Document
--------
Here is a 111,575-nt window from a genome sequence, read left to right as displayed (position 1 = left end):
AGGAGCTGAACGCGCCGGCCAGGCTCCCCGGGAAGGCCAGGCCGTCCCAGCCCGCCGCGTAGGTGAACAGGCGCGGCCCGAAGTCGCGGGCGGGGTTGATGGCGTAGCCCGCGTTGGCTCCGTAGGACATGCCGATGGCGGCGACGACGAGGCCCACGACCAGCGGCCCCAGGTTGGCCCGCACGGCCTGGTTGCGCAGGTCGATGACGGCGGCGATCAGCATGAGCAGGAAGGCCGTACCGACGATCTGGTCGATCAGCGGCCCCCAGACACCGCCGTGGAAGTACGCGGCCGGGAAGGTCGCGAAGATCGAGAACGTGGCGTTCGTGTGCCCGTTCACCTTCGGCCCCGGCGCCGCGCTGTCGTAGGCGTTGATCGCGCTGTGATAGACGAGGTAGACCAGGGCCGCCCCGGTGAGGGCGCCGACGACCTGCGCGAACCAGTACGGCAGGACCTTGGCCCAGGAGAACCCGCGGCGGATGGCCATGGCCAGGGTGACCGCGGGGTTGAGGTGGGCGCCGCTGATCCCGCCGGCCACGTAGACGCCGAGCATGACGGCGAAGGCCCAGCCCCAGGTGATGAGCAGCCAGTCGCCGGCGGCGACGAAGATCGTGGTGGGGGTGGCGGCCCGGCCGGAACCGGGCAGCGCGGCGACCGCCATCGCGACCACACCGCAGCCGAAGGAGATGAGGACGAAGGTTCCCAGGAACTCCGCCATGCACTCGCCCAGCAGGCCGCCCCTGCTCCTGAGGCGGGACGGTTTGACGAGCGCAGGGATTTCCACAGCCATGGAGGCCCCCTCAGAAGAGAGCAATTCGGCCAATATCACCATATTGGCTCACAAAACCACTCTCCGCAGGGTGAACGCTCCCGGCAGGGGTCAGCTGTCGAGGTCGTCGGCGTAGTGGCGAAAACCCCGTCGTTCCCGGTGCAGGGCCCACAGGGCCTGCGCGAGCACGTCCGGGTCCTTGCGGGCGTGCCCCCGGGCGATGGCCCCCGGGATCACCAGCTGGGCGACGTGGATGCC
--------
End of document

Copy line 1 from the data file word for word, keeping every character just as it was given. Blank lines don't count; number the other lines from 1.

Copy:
Here is a 111,575-nt window from a genome sequence, read left to right as displayed (position 1 = left end):